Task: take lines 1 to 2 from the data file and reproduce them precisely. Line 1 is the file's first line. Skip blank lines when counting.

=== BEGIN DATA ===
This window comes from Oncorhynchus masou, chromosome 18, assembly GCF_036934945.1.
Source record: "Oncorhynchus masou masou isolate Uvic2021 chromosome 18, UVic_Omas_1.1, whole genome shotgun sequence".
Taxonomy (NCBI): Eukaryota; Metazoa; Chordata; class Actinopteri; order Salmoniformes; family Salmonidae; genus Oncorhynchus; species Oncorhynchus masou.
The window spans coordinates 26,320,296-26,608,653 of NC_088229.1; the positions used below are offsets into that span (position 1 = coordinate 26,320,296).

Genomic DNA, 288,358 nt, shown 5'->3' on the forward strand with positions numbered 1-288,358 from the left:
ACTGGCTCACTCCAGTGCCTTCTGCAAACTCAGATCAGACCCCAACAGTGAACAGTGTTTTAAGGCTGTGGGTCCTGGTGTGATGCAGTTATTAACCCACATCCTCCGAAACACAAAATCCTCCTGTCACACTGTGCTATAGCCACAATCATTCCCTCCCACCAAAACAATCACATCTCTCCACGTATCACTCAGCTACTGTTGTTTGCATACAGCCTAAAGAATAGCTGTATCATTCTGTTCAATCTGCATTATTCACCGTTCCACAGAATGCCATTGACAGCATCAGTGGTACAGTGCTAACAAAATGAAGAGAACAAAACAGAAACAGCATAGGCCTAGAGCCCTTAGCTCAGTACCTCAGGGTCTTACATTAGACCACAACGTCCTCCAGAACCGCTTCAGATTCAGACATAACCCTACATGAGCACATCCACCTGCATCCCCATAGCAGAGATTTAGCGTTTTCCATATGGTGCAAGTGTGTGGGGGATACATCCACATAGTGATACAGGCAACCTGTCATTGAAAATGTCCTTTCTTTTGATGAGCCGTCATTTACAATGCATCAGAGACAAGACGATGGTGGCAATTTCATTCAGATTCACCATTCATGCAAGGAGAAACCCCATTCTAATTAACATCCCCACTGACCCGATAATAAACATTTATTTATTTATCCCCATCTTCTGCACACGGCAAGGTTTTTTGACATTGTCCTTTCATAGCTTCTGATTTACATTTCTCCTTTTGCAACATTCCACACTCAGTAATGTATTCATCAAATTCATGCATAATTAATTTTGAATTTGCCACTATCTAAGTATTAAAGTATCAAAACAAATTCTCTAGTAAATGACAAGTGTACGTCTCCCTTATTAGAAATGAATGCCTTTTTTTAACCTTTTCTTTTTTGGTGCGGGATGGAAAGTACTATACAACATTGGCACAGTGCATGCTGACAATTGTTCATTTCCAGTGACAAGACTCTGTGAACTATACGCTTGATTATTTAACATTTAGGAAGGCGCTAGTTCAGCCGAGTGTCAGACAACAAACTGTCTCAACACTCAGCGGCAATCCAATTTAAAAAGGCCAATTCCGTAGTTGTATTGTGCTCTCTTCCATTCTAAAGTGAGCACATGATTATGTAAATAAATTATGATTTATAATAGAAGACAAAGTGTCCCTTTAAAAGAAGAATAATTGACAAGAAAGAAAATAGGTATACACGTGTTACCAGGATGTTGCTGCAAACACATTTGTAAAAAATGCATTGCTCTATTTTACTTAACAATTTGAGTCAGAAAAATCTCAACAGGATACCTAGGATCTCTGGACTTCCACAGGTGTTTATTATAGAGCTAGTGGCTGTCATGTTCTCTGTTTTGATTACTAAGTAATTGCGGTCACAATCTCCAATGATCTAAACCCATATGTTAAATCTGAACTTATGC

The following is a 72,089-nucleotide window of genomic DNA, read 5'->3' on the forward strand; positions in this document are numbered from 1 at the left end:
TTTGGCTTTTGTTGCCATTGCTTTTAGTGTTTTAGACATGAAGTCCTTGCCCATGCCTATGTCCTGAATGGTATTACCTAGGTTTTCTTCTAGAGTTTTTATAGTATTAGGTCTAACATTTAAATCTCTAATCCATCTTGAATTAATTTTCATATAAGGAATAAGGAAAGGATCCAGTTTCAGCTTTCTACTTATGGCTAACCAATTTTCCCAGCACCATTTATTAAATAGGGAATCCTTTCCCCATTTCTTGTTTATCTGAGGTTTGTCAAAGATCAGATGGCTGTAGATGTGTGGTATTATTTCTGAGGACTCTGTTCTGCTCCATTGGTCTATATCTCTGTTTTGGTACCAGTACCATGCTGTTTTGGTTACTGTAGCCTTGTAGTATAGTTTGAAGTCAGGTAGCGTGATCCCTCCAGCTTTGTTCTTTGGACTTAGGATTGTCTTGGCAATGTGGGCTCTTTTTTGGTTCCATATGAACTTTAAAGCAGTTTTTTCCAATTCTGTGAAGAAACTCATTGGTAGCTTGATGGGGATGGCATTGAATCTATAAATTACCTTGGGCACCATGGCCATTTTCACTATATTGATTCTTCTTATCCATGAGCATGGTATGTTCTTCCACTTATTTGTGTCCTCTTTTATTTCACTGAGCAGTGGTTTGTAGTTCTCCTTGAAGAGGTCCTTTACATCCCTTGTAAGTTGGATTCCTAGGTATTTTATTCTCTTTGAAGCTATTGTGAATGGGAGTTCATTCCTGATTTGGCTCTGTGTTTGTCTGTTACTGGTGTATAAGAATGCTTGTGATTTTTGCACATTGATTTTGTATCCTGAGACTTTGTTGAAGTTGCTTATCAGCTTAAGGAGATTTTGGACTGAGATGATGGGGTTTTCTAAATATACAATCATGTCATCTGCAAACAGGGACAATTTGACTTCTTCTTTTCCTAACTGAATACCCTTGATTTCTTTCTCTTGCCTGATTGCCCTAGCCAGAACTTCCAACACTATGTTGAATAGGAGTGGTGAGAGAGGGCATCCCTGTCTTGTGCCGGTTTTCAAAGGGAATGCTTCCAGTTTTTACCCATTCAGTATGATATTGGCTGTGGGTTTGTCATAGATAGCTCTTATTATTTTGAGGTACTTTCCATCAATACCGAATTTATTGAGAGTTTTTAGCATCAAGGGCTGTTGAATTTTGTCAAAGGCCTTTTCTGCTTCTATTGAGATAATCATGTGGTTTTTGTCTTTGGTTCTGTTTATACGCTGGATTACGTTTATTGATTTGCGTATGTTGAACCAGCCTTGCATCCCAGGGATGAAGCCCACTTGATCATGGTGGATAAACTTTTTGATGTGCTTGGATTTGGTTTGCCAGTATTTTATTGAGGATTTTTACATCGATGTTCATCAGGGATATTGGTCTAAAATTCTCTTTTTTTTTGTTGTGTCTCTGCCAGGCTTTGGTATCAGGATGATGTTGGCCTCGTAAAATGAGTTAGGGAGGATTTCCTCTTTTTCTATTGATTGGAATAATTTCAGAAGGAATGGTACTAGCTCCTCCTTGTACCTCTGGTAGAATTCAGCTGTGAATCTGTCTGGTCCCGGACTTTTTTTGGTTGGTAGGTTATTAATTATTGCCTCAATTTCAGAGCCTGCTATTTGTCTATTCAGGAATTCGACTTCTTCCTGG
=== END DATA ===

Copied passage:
This window comes from Oncorhynchus masou, chromosome 18, assembly GCF_036934945.1.
Source record: "Oncorhynchus masou masou isolate Uvic2021 chromosome 18, UVic_Omas_1.1, whole genome shotgun sequence".